In an obituary published in the Tages Anzeiger of Zurich, Mario Gerteis draws a suggestive portrait of Celibidache in his youth. "A nervous fiery ball, halfway between histrionics and insight, between passion and obsession. His dark locks hanging over his face in disorder, the man had something devilish about him – after all, Dracula came from the dark forests of Transylvania, too. There was, however, a long way to go to the strange saint of later years." His biographer, Werner Oehlmann, excellently portrayed him in his book when he coined the resonant phrase "the age of Celibidache" after he had only led the Berlin Philharmonic Orchestra for seven years. Endowed with a fabulous musical ear, with a never failing memory and an exquisitely refined sense of tonality, a tall, temperamental man bursting with energy, Sergiu Celibidache transmitted to his concerts his accuracy, communicativeness and the ardour of his wide, southerner's gestures. Celibidache, Oehlmann noticed, innately combined all the qualities of a great conductor. Thus, the artistic accuracy with which he always approached a musical piece is relevant, as well as his fanatic endeavours to make his musicians reach perfection in their interpretation of any musical score. He was naturally attracted by the music of Eastern Europe, as represented by Tchaikovski, Dvorak, Prokofiev, Shostakovich. His spiritual culture and personal aesthetics drew him towards the masters of French Impressionism, Debussy and Ravel, whom he interpreted with ethereal tenderness and the crystal clarity of sonorousness, while he conveyed to Stravinsky's scores brilliancy and glamorous rhythmic refinement. However, the author concluded, the most outstanding of his achievements remain his interpretations of classical composers, such as those of Beethoven of his late years in Berlin which can be placed alongside those of Furtwängler, even if they are entirely different in their conception.* Sergiu Celibidache has remained faithful to his artistic credo, trying to serve the truth of music without making any compromise. As far as success was concerned, it came almost naturally, I might say. "I dare say", he confessed to the music critic Alfred Hoffman in Prague in 1965, "that I needed some strength of character not to rest on the laurels of popular cheers in the years after the war, as the public were then happy that they were rid of the horrors of the slaughter and that music was again offered to them and they were ready to carry the conductors shoulder-high in triumph. I have nevertheless tried to serve music and the true conceptions of the great composers and this has been for me the incentive that helped me progress. I hate compromise and – as I very seriously take my responsibility to educate, from a musical point of view, the orchestras I work with, I require special conditions for my rehearsals: at least ten of them for each concert. That is why I could not conduct in the United States where musical life is too much impregnated with a mercantile spirit. I also conduct quite rarely at musical festivals where the agglomeration of events will not allow for refined interpretative polishing."* The opinion of his student, Swedish conductor Hans Jochem Reeps, who talked to writer and music critic George Sbârcea in 1967, is interesting to quote: "It is in the manner in which he works with the orchestra that the essence of a conductor's thought and human nature is revealed," Reeps said. "Celibidache would always say that not through miracles, but only through endeavour and effort can perfection be reached in musical interpretation. Focused, serious, controlling his ardent nature that radiated human kindness, it was he who taught me what it means to identify yourself with the orchestra, to be able to obtain one of those performances where the audience can find comfort, hope, enthusiasm. When asked to choose between reason and intuition, a contraposition that no modern artist is exempt from, Celibidache rather opts for a synthesis of the two. Everything he does pleads for simpleness and clarity. Reeps believes that Celibidache is passionate and lucid at the same time and that he generously offers so much music to his audiences because he offers himself to music unreservedly. His style as a conductor is never cold, mechanical, it is always extremely vivid, with gestures that are always new and surprising, always adapted to the musical piece that he interprets, to each inner tremor corresponds a new expression. He thus manages to create and preserve an exquisitely proportional tension, concentrating the entire attention of the orchestra on himself. His musical phrases are pulsing so intensely that they might be compared, because of their classical nature, to bas-reliefs. That is why music, as translated by Celibidache, is endowed with deep, existential meanings. His art starts from people and always gets back to them. He possesses a particular attraction – the much debated on "magnetism" of the conductor – which involves all partners in an act of communication. He is one of the few conductors, Reeps says, whose poise and seriousness are not mere façade, but the mirror of a complex inner life. * Here is a relevant example taken from the Canadian paper Le Nouvelliste of October 12, 1966, and signed by Roland Heroux. "Celibidache? A tempest! A volcano! No conductor has ever caused so much controversy as he. But everybody agrees he is extraordinary. No other conductor masters the orchestra as he does. He mesmerizes the orchestra, he hypnotizes the crowds. They say he is a conductor impossible to satisfy. However, al orchestras are fighting for the honour of being conducted by him. He travels all over the world looking for orchestras that he would like to work with, irrespective of their renown or prestige. He gives them the best of himself and makes them play in such a way that they cannot recognize themselves. Celibidache is one of the most complex musicians of our time." Recent history in a nutshell My joy in listening to Sergiu Celibidache and the Munich Philharmonic Orchestra was immense. There were two concerts. I had last seen him in a live concert in Tokyo. He was then approaching 80 (he was born in 1912) and was ailing. He looks better now. He can move more easily, though he conducts sitting in a chair and he needs to be taken by the arm to the stage and the concertmaster has to help him down from his dais.Sergiu Celibidache will only travel with his beloved orchestra, that has been lately shaped by his tremendous science and his accomplished talent: the Munich Philharmonic. He was going to take over the Bucharest Philharmonic in 1978 – he had even declared it publicly. He finally didn't. The Byzantine atmosphere and plots robbed him of his dream. In February 1979 he starts a series of concerts and in June 1979 he is appointed musical director in Munich. In a couple of years the ensemble is a leading German orchestra. At the beginning of 1990 the Munich Philharmonic comes to Bucharest. Celibidache greets the liberation of Romania from dictatorship. The orchestra accompanies German chancellor Helmut Kohl everywhere in his journeys all over the world. The Munich Philharmonic takes part in the festivities celebrating the 40th anniversary of the state of Israel, plays at the International Exhibition in Seville. It visits Sofia in 1994.Romanian members of the distinguished ensembleThe Munich Philharmonic is welcomed enthusiastically everywhere. In Santa Cruz, hundreds of music lovers could not get a ticket for a meeting with Celibidache. An impressive concert programme presented Celibidache's views on conducting and the analysis started with the following sentence: "Filósofo, teórico y Guru, Sergiu Celibidache es un director atípico, tal y como testimonia la atmosfera casi religiosa de sus recentes conciertos en la Opera de la Bastilia." The unique atmosphere that the mind and soul of Celibidache create can be felt from the first bars. In his orchestra one can find musicians from all continents. The concertmaster is a Romanian – Viorel Nasturica. The first bass is Dorin Marc. And they are not the only Romanians in the distinguished ensemble.I listened to Celibidache's both concerts. The first included Haydn's Symphony no. 92 and Schumann's Second Symphony, the second – Mozart's Symphony no. 40 and Tchaikovsky's Fifth Symphony. Between the two events I had the happiness of talking to Sergiu Celibidache for two hours in his apartment in a Santa Cruz hotel. It was a privilege hard to obtain. At the beginning of February, a new issue of "Spectacolul Muzicii" was due to appear and I was glad that I could publish in this weekly a dialogue with the most important conductor of our times. "It was not easy for me, maestro, to reach you in your apartment here. Your orchestra's administrator is a fierce Cerberus!""What can I do? I need to protect my moments of rest.""Thank you for receiving me. I'm sorry I don't have a recorder. I'll try to write down every word of our conversation. Each of your thoughts is eagerly waited for in Romania.""I'm glad to be able to talk in Romanian. I've heard you often mention my name in Bucharest, that you broadcast on television moments of the concerts I gave in Romania throughout the years, that you wrote a number of articles about me and that you are even thinking of writing a book."" I see you are informed on what's going on in our country.""Bucharest is always in my thoughts.""Each week your name is printed on the posters of our Philharmonic as you are the honorary director of the institution."(The maestro smiles, but doesn't say anything.)"I listened to your versions of Schumann and Haydn last night. I know so many versions of Schumann's Symphony… However, I had the feeling I was listening to it for the first time in my life. If I had known the programme, I would have brought the printed version from Bucharest with me. So many new lines, so many new voices that I had no idea about.""This is Schumann. I haven't in the least changed his score.""How do you mean? Were there four bassoons in his symphony?""That's something else. The modern musical culture forced me to make such changes. I often increase the number of instruments that existed in the composer's original score.""Do you have the right to make such a personal contribution?""Why not?""They say Schumann was not very good at orchestration.""That's true. But we must not forget he was a genius as a composer.""I was telling you I heard unknown details for the first time.""You should look at the score more carefully. They are all there. It's the conductors that are unable to shape them, to place them correctly in the discourse.""Weren't some fragments rendered too slowly?""Music requires slowness. There is no other way in which we can listen to everything there is in the score. The duty of the conductor is to cast light on the whole and, primarily, on the essence of the composer's thought.""Would you take the liberty to double the number of instruments in Brahms?""You bet I would! Poor Brahms, he couldn't exploit the potential of the orchestra.""My God, how extraordinary is a recording I have with your version of Brahms's Symphony in E minor!""Maybe it's also because of this restructuring. His knowledge of the orchestra was pretty limited.""How about Beethoven?""He had a better instinct.""I dare ask you this question again. Do you have the right to think like that?""I have the duty to do it, not only the right.""Would Furtwängler have taken such liberty?""He often doubled the number of woodwinds.""How about Toscanini, Ansermet, Mravinski?""I have often expressed my views on some of them. I did it at the press conference in Bucharest, too. One of those you have just mentioned knew he could not understand everything and assimilate everything from a score.""I guess some music lovers will be extremely grieved to see you demolish their idols.""Let them be. What really matters is the truth. We should not forget that Toscanini was an accurate conductor, he promoted clear intonation. However, he would not organize his ideas. I am increasingly interested in Furtwängler. He was not a very technical conductor. He had, nevertheless a system.""How about those complex gestures of his?""Yet how expressive his sounds could be!""In 1945 you reconstructed the Berlin Philharmonic. You had it in your hands. Why did you hand it over to Furtwängler in 1949?""Because it was his. And it was my duty to give him back the instrument he had created.""If in 1949 you had stayed conducting the great Berlin orchestra, your life would have been different, nay, I would say the very history of interpreting in the 20th century would have been different.""Very likely.""They say that in 1945, immediately after the 9th of May, a Soviet officer, a colonel and a lawyer of Jewish extraction who was a great music lover and was in charge of the administration of a Berlin section gave you a motorcycle with a side car to rebuild the orchestra.""That's not true. Nobody gave me a motorcycle.""O, Lord, how many legends there are in the history of music. These are Bacon's idols we must get rid of.""Exactly. And how much invented stuff I read about me!""Tell me, I have read harsh words you wrote on Mahler. Do you still have that opinion about him?""Naturally! He was an amateurish composer. Jotting on paper everything that crossed his mind. He starts an idea and then stops when it really gets interesting. He hasn't got the slightest trace of discipline. He exaggerates everything. The only times he succeeds are those when he uses a text. As for the rest…""And how can you explain his popularity everywhere in Europe, America?""I can't.""Conductors, orchestras, the public love him.""I'm telling you again, there are no explanations for the stupidity and ignorance of our present-day world.""How about Bruckner?""Mahler is the denial of music. Bruckner – its assertion.""They say, however, that he only wrote a symphony in nine parts…""Nonsense. Each of his symphonies is a unique, original construction. Bruckner's inventiveness is overwhelming in each of the pages he wrote.""Some things may need to be cut.""Absolutely not… Bruckner is virtually unknown. The poor man didn't even listen to his symphonies. It's only now that we are starting to discover his craft, his greatness." "I heard you in Tokyo in 1990, in one of Bruckner's symphonies. It seemed to me you played it a little bit too slowly for people in our century.""The sound is a solar system that builds up in time. Speed ruins expression, content…""Bruckner is very much loved in Romania, too. Cristian Mandeal is working for the complete series of his symphonies.""I'm glad to hear that. And don't forget that Furtwängler was one of the first to intuit Bruckner's real force.""Much has been said at a certain moment about your special love for Josquin des Près.""When I was a student I had to write a paper for the history of music course. I incidentally chose Josquin des Près as my topic. I studied his creation and the epoch he lived in for a long time. That's all.""Last year, at Palestrina's celebration, I thought you were going to enter the territory of Renaissance music.""I haven't got time for that.""Why are you neglecting Johann Sebastian?""Do you really think I wouldn't do Mathäus? But I have 130 people in my orchestra. They must all study, work. And what am I supposed to do? Use only 27 of them?""You said so many things about Karajan. Would you still subscribe to those opinions?""Of course. He has left us very few good things.""There is, however, a captivating meticulousness in many of his recordings. If we compare recordings of the same piece made at different times we notice the very same timing.""This rigidity is an attribute of amateurs. Music must always sound differently. Here lies the force of interpretation.""Are you still adamant in your aversion to recordings?""I certainly am.""However, dozens of discs with your name on it can be seen everywhere.""What can I do? These are unauthorized recordings made in the concert hall, on the radio or on television. I never sign any of them. I would not allow them to be sold if I could help it.""And what remains of your work, of your personality?""Need it remain anything? Why?" "You keep dumbfounding me… Do you remember the Bucharest Philharmonic? You said so many beautiful words at the rehearsals about A.O. Popa, Radu Chitu, Mihai Tanasila, about the whole host of string players!" "Don't write this. Maybe you shouldn't… I haven't met musicians like ours anywhere. Romanian musicians are full of spontaneity, intelligence, creativity. I had a colleague of my own age. His name was Iarca. How subtly, how flexibly, how exactly he played each musical phrase.""What do we lack?""We didn't have people capable of achieving a synthesis, people able to feel and fight for using these resources. Enescu did not concern himself with Romania. He lacked a constructive spirit.""Why didn't you stay with us in 1979?""I was not accepted. After the concert with the Philharmonic Orchestra, I was ready to come to Bucharest. You know very well what happened. A couple of days before the established date I got a phone call and I was informed that the Orchestra was very busy preparing the 'Song of Romania' Festival. How shortsighted they could be! The answer was typical for the communists. What was left for me to do then? As for you, you were left with the 'Song of Romania'." "Why did you choose Munich?""I had their complete trust. They accepted all my conditions. The choice of the soloists, the choice of the programme, two weeks of rehearsals for each concert.""The orchestra has had a long tradition. It was created in 1983 and was led by Mahler, Löwe, Kabasta. After the war it was led by Jochum, Rosbaud, Rieger, Kempe." "In the decades after 1945 the attempts of fully exploiting the potential of the ensemble were unfortunately less fruitful. The Orchestra reached its present-day standards after 1979. The Government gave us their full support. ""What position does Munich occupy among the German Philharmonic orchestras?""Undoubtedly the first.""And the famous Berlin Philharmonic?""I conducted them a couple of months ago. They lost their force.""What did Abbado manage?""Nothing.""He seems to me an extraordinarily gifted musician.""Nothing becomes deeper in his art. And this shows.""The world has changed. You can see that in the performance of orchestras, in the manner in which music is made. In the preferences of the public.""That's why we must take great care of this world.""What do the musicians think about the inflexibility of your judgment?""To me, what the world thinks about me is unimportant. What I think about the world really matters.""I was happy to read the American reviews of your concerts. The musicians and critics of America consider you from a different perspective now. They have a particular respect for you.""They are still superficial. They value you according to the duration of the cheers.""The Americans are increasingly preoccupied with musical activities and institutions.""But the absence of genuine personalities is extremely serious." "I would invite you, dear maestro, back to your native Moldavia. A couple of years ago I went to Roman and spent a few days in your birthplace. The building now houses a music school. It is, indeed, one of the most beautiful buildings in the old town.""I only lived in Roman until the age of two. In 1914 our family moved to Iasi.""Your parents were Greek?""One of my father's ancestors came to our country from Crete at the beginning of the 17th century. My mother was a Bratianu. But I don't know if it was the same family that gave the great politicians.""Is it true that you have been fascinated by mathematics since childhood?" "I did, indeed, love mathematics. I also had outstanding teachers.""Alexandru Myler.""I learned from him so much!""Did you study at the National High School or at the Boarding School?""At the Pedagogical Seminary.""And you graduated from high school in 1929…""And I went to the Bucharest Polytechnic.""Your father meant you to be an engineer.""And only an engineer.""You were a good piano jazz player.""I think so. I was enthralled by the domain.""Do you still love jazz?""Very much. It gives you spontaneity, the power to improvise. You cannot play great music and not love jazz.""Why did you leave the Bucharest Polytechnic?""Because I wished to study music.""Did your father agree?""On the contrary. He cut off all financial support.""Who helped you carry on?""My unforgettable friend of those years, Trancu-Iasi.""Do you remember other colleagues of your generation?""Bebe Pascu, Georgel Manoliu have always been present in my heart.""They are brilliant musicians. They also mention you whenever I talk to them. What would have happened if your father had helped you?""It is to his inflexible nature that I owe my career as a musician. If I had had the courage to confront him, to ask his forgiveness, my destiny would have been different.""Who opened the road to Berlin for you?""Professor Tiessen. I took part in a composition contest. I sent them a quartet. Tissen sent me a cable: 'Come to Berlin immediately.' I spent several months in Bucharest, I prepared myself. Trancu-Iasi helped me a lot. I am sorry he died when I could have helped him in return. In the German capital, Tiessen gave me a very modest allowance.""What members of your family still live in Romania?""I have a sister in Galati.""I have so many questions for you… I keep jumping from one topic to another. You are a follower of oriental philosophy, of Zen Buddhism. You are, however, an orthodox Christian.""There is no incompatibility. The Zen doctrine helps me understand the world. Everything that happens in the world for no personal reason.""One of the three concert masters of the Munich Philharmonic is called Nasturica.""He is an extraordinary artist. He got the job from the very first attempt. When the contest was organized, we were delighted we made such an acquisition. He played Brahms's Concerto. Not even Perlman matches him.""He was trained in the Romanian school.""An excellent school for violinists. I invited Professor Stefan Gheorghiu to Munich for a special discussion a couple of months ago. He is an outstanding teacher. I wanted to see how he thinks, I wanted to find an explanation for the excellent results of the violin school of Romania. He is an accomplished musician with a great pedagogical gift. I don't think there has been a violin teacher like Stefan Gheorghiu since Carl Flesch.""Do you remember the players of Bucharest?""How could I forget A.O. Popa, for instance?""Bucharest also has very gifted conductors.""That's true. They came, however, ten to fifteen years too late to be able to make a name for themselves in Europe."""I remember your concerts with the Stockholm Orchestra. Why did you not stay in Sweden?""I didn't like it there. They are a people with too many inferiority and superiority complexes.""Did your famous conducting lessons bear fruit?""Too little. I have 15 students only in Spain. However, they are unable to get to the depths of my conceptions. They failed to understand the 'unity' of my vision. Humanity is nowadays crushed under massive lack of education. The access to metaphysics, to the ultimate truth is difficult.""You know how much we would like to have you in Romania. We even founded a society 'Pro Celibidache' whose only aim is to bring our beloved maestro back to Bucharest." "Who are the members of this society?""Dan Grigore is its president." "I never heard him playing the piano. But I know how he thinks. I know his character. He is a remarkable man, there is no doubt about that.""Answer this question, please. When are you coming home?""I want to come with the Munich Philharmonic. I miss Bucharest, I miss Iasi. At my age, this is a trip I must make.""And who's stopping you from doing it?""Nobody. Chancellor Kohl wants us to go on this tour, too. There is no auditorium, however.""The Athenaeum will be soon ready.""The stage is too small. For a Bruckner symphony, 120 players are needed. The stage can be extended by sacrificing three or four rows in the stalls.""I don't know if this is an acoustically acceptable solution. There is a new concert hall in the Parliament Palace, one that has hardly been exploited.""We'll have to examine that.""Send an acoustics engineer to check its sonority.""I will do that.""We must not let 1995 pass without seeing you back in Bucharest.""Let's hope it will happen.""I wish you health in the first place.""Thank you. My greetings to everybody at home." Iosif SAVASanta Cruz de Tenerife (Spectacolul muzicii, Bucharest, March 22, 1995, p. 4) *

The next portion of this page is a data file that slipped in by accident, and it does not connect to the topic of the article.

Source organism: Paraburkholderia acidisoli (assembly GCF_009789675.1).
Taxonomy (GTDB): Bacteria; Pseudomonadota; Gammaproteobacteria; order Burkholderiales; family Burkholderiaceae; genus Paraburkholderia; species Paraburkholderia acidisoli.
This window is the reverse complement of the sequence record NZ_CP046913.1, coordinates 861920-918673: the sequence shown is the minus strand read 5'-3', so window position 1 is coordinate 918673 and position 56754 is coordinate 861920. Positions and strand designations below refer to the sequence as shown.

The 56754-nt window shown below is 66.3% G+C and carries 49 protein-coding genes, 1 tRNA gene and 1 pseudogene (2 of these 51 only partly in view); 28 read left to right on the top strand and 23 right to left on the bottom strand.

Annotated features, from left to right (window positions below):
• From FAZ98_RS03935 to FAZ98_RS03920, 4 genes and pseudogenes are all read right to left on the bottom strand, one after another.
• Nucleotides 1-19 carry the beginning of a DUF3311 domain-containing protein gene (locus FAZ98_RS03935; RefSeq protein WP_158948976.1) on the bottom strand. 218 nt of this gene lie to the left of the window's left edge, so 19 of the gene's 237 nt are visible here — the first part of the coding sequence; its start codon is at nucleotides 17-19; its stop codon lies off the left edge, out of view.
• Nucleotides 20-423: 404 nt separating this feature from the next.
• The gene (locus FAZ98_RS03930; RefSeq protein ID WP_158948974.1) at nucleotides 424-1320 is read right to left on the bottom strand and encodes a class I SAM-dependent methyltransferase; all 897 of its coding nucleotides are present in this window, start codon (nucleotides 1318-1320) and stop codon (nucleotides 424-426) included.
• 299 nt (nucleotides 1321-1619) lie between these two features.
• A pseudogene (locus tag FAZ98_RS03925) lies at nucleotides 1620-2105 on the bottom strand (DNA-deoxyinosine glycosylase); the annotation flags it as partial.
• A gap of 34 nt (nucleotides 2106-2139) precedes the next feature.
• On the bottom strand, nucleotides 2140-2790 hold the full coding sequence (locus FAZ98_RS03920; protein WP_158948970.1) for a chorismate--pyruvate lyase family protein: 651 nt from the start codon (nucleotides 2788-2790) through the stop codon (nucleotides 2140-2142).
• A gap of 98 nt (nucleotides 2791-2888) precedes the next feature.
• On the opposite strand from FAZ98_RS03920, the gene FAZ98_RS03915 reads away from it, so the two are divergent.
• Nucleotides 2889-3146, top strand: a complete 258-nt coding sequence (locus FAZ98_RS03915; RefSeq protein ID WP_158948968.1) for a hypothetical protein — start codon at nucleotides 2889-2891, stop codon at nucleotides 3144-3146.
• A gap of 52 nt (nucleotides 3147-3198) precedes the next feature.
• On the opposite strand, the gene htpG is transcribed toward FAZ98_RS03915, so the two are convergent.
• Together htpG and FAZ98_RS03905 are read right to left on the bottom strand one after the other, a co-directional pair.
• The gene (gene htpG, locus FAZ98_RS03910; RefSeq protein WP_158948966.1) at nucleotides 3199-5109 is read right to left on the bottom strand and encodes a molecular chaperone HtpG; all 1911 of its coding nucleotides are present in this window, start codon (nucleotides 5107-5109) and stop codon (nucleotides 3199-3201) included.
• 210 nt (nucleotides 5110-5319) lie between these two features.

Documents on CelibidacheI republish in today's "The Scales" a document I published in the papers: the stenogram of the fantastic press conference that was held in Bucharest on February 15, 1990 on the occasion of the tour of the Berlin Philharmonic in Romania. The press conference was hosted by Dan Grigore. Beside Sergiu Celibidache and several representatives of the Munich Philharmonic, there sat Horia Andreescu and Cristian Mandeal.Many Romanian and foreign journalists were present. For about two hours, Sergiu Celibidache answered the widest possible range of questions, from those concerning politics to questions about the repertoire, about his activity in Munich, about his impressions on Romanian art or on the Bucharest Philharmonic.Sarcastically, but also diplomatically, he actually repeated (even in the same very words) answers that we had been familiar with since the 1979 meeting. After half an hour I started a continuous dialogue with him, contradicting him and asking him to repeat some of his statements on famous conductors. I don't know to what extent I have been agreeable to the audience dominated by the latest fashion hats of some women journalists who are not known to me (dozens of them have appeared lately in our Bucharest, flooded by new publications – new titles appear every day), but Sergiu Celibidache, though continuously mocking at me, was delighted and gave me answers that clearly outlined his point of view.I doubt there exists a complete recording, as all questions were asked outside the range of the microphones and the only speaker whose words were recorded entirely was Sergiu Celibidache.The series of questions was opened by Viorel Cosma, who asked him to talk about the presence of the Munich Philharmonic in Bucharest.S.C. "It is a highly important tour, not only because of the spiritual value of such an event, not only because we offer Bucharest the opportunity to see one of the most interesting orchestras in the world, but also because we have arrived in a new Romania, that is now undergoing important changes. In December I listened 17 to 18 hours a day to the radio broadcasts and watched the television programmes, following the unfolding of the events in the country. My thoughts were with you. As far as I can see you are still oscillating.""What can you do for Romania?""Anything, anytime."Welcoming him on behalf of the Board of Music Critics, Smaranda Oteanu asked him to talk about the programme of the two concerts.S.C. "We have prepared them at very short notice. I don't know to what extent they represent us now. Starting tomorrow night we'll see if we have succeeded."Cristina Teodorescu, Neuer Weg: "Do you travel around the world with a stateless person's passport?""I was born a Romanian, I got old a Romanian and I will always stay a Romanian. I think that is very logical, isn't it?"V. Cojocaru: "Why didn't you come back to Romania after 1979?""Because I was lied to. Two weeks before the date we had established for the concerts and a course in the art of conducting, I was informed that my visit was to be postponed, the justification being that I don't know what performances had to be prepared for the 'Song of Romania' Festival. My schedule was consequently completely upset as I had to cancel my everyday activities and the lectures I gave at two universities. Therefore, I swore not to come back, though I have permanently missed Romania.""Why, this time again, didn't you include any piece by Enescu in the programme?"S.C. "Because, in my opinion, Enescu is not a representative composer.""Did you have the opportunity to meet him personally?""I was close to him a couple of times but he didn't mind me."Olga Daescu: "You said once that you needed to be free in order to make music.""I only said that you needed an inner freedom, that you needed to get rid of your prejudices. That is what I understand by the liberty of making music. And I would also add that there can be no music without liberty. Even when you listen to music you need to be free. As the process of thinking is placed outside time, as it is exclusively a present process, similarly, the essence of music is revealed through its present dimension.""Do the programmes of your Bucharest tour represent you?""They are not as I intended them to be. As I have already told you and I'll say it again, I only had five days for rehearsals."Silviu Gavrila: "Are the conditions met now for you to stay in Romania?""This has to do with politics. I was never involved in politics. I always hated to deal with politicians. I hated them as much as I loved music.""You have refused to be recorded. The technique of recording is continuously improving. Have you changed your opinions?""Not at all. The only lasting music is the one in the concert hall. Do you know what recordings are like? You love a girl, you want to go out with her. You fail and then you have to be content with watching her photo.I would come back to Enescu.His big mistake, you see, was that he studied in France. The French have the very same faults and qualities we have and these have been ' taken over' by Enescu."Actually, the French have only two great composers: Debussy and Ravel. It is only the great composers that awaken your musical ear.Enescu did not create anything. He is a mere imitator.Our folk music is extraordinary. It is still unexploited. Think of what Enescu's contemporary, Bartók managed to do of folk music, while Enescu…"Serban Nichifor: "I once listened to a symphonic piece composed by you. Why didn't you include it in the programme?" S.C.: "It was a mere amusement for a …night. I never dared include my own works."Marilena Gheciu: "What is your message for the Romanian artists abroad?"S.C.: " What Romanian artists abroad? Those who deserved to make a career did not assert themselves. Only a couple of singers are better known, but their notoriety is often based on criteria that have nothing to do with art."Elena Zottoviceanu: "Twenty years ago, when we met you in Prague you talked to us about your intentions of publishing your ideas in a book.""I'll never do that. Once an idea is written down on paper it loses any value. Words are multifaceted, symbolic, complex. When you write them down you kill the idea."Serban Nichifor: "What do you think of contemporary creation?S.C.: "It's fruitless. I once liked some of Horatiu Radulescu's ideas. Exceptional combinations of sounds. But then they stayed suspended. Music is sound becoming something. It's the passage from the material sound to the spiritual one. The sound is poison if it does not change into spirit."Serban Nichifor: "And Penderecki?"S.C.: "He is very ambitious. At the age of 90 he still wants to be in the front line. But he will not succeed."Iosif Sava: "You haven't been here since 1979. We always thought of you. In the early 1980's when television still offered music to the public we 'fed' on your recordings. Much has been written on you. Ferenc Laszlo recently published in a review in Cluj three studies on your activity in the 1930's. I said it once clearly: the rhythm of the Siret river pulsates in you. What do you owe to Romania?"S.C.: "Everything. Here are the sources of everything I am.""You often talked, throughout the years, about the 'limits' of Toscanini, Furtwängler, Karajan. Do you have the same opinions?" S.C. : "I never changed them for one moment. They all stayed far from music." "In 1979 you appreciated the Bucharest Philharmonic. You said that an oboist like Radu Chisu and a clarinetist like Aurelian Octav Popa are unique.""Talents like those of the Romanians have no match in the world. I wanted then, in 1979, to make the Bucharest Philharmonic the best orchestra in the world. It was a chimera.""The orchestra has now players of the same quality. Very gifted young people."S.C. :" I cannot do anything now. I am 78 years old and my future is linked to the Munich Philharmonic.""A couple of years ago I went to Roman. The only building of the inter-war period still standing in the centre of the town is the one where the Celibidaches used to live. The building now houses a music school. We spoke about 'Sound Celibidache' here. I am becoming increasingly convinced that a real 'Sound Celibidache' can only be achieved together with Romanian artists."S.C.: "I repeat. It's too late. God preserve us from those that delude themselves. Besides, who knows what is in store for you, politically speaking?" "Anyway we are rid of terror and totalitarianism for good."S.C.: "I don't know. I have my doubts for the moment.""Wouldn't you give a course in conducting in Sinaia?"S.C.: "The doctors have forbidden me to work in July and August. And such a course must be an international one. Young people from abroad cannot come at other times of the year. That is why I would rather give such courses abroad."I. Sava: "How come that a musician of your importance, having an exquisite scientific, mathematical training does not appreciate contemporary creations?"S.C.: "What annoys me most is the interference of science in the art of sounds. In music you must discover God. It was only then that you begin to believe in sounds.""How can you explain that your programmes include post-Romantic composers alone?"S.C.: "Such pieces are asked for when I am on tours. Because we accepted to play Bruckner our impresarios paid us double.""Why don't you approach Bach?"S.C.: "We've got a big orchestra. Bach must be played by 20 to 30 people."Ada Brumaru: "What is your opinion on Ansermet?"S.C.: "A very bad conductor. And a worthless theorist.""Do you appreciate Alban Berg?"S.C.: "A great talent who managed to resist the dogmas of dodecaphonic music. He dreamt, poor man, of the times when his pieces would be as popular as classical works. Show me a musician who can play one of Berg's ideas. Schönberg and all the representatives of the Vienna School are the victims of a parlour game which forced them to abide by the rules of dodecaphony."Iosif Sava: "I'll irritate you again."S.C.: "You think too high of yourself. Nobody can irritate me.""I know what you think of the generation of Toscanini, Furtwängler. There is also a long series of tremendously talented young musicians from Abbado to Levine."S.C.: "I never believed for one moment in talent. I only believe in training. And they have no training.""I can see in their art a great influence of Sergiu Celibidache's phenomenological conceptions."S.C.: "I can' t.""The differences are clear between the various generations of Romanian conductors, too. At present, those who are really gifted and efficient are those who worked with you and apply the principles of your art.""I'm glad to hear you say that. I'd like it to be true.""If I wrote a book about you, I would entitle it The Enigma of Celibidache."S.C.: "My art hides no enigma.""Maybe its great enigma is that of not acknowledging the art of fellow musicians."S.C. : "As long as they do not get to the old sources of a score I cannot acknowledge them."Silviu Gavrila: "Maybe you have a question for us, too."S.C.: "How did you endure starvation?"I. Sava: "I was told that in 1944 in Berlin you practiced yoga and you did not eat for days on."S.C.: "It's true that I only ate plants… That's why I enjoy a good health even today and my teeth are in a perfect condition." "Would you draw a portrait of yourself?""I know nothing about myself."I. Sava: "Do you consider yourself a pupil of Tiessen?" S.C.: "He was my only teacher." I. Sava: "Is he still alive?"S.C.: "No, he died recently."I. Sava: "Were you also his assistant?"S.C.: "During the war I was a substitute for many professors that were fighting on the front.""Why did you hand over the Berlin Philharmonic to Furtwängler in 1948?"S.C.: "I couldn't do otherwise. It was his instrument.""Would your destiny have been different if you had stayed in Berlin?"S.C.: "They would have 'eaten' me alive. For years on end I was objected to because I was not German.""Did you work with Anton Ciolan?"S.C.: "Never." Iosif SAVA (Contemporanul, Bucharest, October 11, 1996, p.14)  A non-conformist to the very endConductor Sergiu Celibidache dies, aged 84He was one of the most important conductors of this century, but also one of the most controversial ones. His uncompromising combativeness as a champion of music often made him forget any diplomatic reserve. He relished in his conflicts with the players of his orchestra and with other musicians – conductors or critics. His vituperations against Karl Böhm and others didn't necessarily made him more popular, but w